Fourth concrete batching plant completed

    The fourth and final batching plant has been set to work, mixing high-quality nuclear standard concrete. Mechanical and electrical works on the batching plant were completed at the end of September. Since then, the team responsible for delivering the huge volumes of concrete needed have put it through its paces and it’s now supplying concrete that is Quality Related Activity (QRA) approved. Peter Abel, Chief Materials Officer at Bylor, said: “We’ve done a lot of the learning with the first three plants and we’ve got it down to a rapid process now with plant 4.”

    Like its fellow batching plants, the fourth can produce 70m3 of concrete per hour. Plants 1, 2 and 3 have supplied more than 450,000m3 of concrete to the Project so far. Peter added: “Having a fourth plant now gives us total flexibility.”

  2. Hinkley Point C News Update – September 2019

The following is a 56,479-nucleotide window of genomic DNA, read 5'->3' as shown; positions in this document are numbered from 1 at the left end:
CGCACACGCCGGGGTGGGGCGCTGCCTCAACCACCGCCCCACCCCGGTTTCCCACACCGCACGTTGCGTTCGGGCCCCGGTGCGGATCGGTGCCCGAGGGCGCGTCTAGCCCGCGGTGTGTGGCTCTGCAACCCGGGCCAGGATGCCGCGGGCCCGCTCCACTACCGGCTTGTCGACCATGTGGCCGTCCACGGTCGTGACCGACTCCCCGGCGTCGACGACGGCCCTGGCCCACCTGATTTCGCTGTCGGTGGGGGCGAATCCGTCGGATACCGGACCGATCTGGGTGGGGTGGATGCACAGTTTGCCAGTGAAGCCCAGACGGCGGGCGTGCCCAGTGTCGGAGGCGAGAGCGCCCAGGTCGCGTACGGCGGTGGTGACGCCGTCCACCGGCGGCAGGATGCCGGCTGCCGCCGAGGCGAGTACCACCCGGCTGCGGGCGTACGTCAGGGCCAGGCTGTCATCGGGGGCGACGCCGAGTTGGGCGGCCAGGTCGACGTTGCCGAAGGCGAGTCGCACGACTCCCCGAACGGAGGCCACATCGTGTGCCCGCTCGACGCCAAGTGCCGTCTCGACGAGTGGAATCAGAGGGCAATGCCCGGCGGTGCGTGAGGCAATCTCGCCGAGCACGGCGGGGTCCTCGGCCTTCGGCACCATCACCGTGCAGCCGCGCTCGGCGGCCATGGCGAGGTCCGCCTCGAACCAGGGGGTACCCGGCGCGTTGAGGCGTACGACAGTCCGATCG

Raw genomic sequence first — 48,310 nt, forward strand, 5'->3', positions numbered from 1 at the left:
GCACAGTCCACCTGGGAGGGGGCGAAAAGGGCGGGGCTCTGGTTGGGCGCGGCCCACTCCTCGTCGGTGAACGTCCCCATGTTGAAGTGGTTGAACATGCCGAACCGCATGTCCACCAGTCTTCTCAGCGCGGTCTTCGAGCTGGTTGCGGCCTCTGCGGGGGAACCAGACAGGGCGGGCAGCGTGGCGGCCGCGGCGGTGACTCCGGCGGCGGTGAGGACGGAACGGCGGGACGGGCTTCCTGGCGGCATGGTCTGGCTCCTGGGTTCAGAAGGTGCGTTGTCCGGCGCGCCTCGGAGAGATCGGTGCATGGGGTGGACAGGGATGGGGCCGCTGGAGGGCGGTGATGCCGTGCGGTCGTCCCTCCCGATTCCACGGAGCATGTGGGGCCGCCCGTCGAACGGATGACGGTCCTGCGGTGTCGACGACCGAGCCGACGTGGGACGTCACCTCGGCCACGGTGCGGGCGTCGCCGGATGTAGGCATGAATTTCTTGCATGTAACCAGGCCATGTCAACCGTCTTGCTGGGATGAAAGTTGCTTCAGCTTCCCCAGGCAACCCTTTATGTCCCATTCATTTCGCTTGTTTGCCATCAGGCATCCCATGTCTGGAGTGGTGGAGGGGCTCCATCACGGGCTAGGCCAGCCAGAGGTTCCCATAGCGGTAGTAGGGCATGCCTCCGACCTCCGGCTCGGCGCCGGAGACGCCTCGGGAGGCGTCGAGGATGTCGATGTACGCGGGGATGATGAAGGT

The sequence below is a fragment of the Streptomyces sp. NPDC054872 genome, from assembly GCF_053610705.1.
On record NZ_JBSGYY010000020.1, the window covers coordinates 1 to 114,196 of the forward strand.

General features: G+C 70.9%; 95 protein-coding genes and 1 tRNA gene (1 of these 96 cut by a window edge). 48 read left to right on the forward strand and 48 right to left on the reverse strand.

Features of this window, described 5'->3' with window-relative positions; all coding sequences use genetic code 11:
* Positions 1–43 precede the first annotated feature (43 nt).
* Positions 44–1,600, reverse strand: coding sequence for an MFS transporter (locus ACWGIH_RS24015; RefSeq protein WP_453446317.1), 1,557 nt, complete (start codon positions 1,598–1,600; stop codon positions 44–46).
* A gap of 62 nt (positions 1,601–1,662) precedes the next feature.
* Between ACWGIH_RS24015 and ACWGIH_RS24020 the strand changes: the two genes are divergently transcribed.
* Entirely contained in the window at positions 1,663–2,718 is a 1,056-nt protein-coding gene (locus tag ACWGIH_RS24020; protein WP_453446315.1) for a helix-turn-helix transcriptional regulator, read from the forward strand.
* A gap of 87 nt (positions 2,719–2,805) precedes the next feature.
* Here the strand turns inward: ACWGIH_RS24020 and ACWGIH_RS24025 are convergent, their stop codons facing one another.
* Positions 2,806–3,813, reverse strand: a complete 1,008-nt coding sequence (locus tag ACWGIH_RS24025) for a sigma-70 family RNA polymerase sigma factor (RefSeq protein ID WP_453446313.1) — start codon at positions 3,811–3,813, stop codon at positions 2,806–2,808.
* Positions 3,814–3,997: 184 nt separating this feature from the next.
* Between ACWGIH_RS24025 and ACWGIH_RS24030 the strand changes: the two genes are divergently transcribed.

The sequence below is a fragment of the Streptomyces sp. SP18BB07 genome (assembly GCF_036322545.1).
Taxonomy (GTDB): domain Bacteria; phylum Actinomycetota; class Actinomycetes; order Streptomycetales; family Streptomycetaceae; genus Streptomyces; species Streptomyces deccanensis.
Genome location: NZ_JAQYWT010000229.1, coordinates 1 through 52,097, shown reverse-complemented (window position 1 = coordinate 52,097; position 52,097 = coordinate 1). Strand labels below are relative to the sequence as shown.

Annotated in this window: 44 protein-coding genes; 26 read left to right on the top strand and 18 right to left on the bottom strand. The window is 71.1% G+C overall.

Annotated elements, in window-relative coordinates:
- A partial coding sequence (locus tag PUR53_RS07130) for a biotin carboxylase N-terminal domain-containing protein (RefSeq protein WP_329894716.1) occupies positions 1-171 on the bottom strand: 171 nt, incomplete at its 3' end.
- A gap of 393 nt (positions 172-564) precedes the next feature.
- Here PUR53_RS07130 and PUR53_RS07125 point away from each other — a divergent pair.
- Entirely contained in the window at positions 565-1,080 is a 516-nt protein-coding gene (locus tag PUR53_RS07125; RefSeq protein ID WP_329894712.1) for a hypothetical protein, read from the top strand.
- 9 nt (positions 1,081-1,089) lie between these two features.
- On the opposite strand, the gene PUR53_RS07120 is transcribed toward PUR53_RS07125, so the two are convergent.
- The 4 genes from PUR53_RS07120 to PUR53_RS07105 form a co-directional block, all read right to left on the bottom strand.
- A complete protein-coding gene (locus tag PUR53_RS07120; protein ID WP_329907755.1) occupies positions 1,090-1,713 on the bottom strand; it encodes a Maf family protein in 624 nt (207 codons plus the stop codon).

September 16, 2019

    Big Carl ready for next big milestone

    Sarens SGC-250

    The world’s largest crane is ready to start work at the Hinkley Point C nuclear power station site. Able to stand up to 250m tall, “Big Carl” can reach higher than the tallest tower at London’s Canary Wharf and can carry 5,000 tonnes in a single lift.

    The new Sarens SGC-250 crane was shown off on-site at Hinkley Point C today where it will be used to lift large prefabricated sections of the power station into place. The crane was developed to support the growing trend towards modularisation in big construction – and its deployment allows Hinkley Point C to exploit this innovation on a large scale.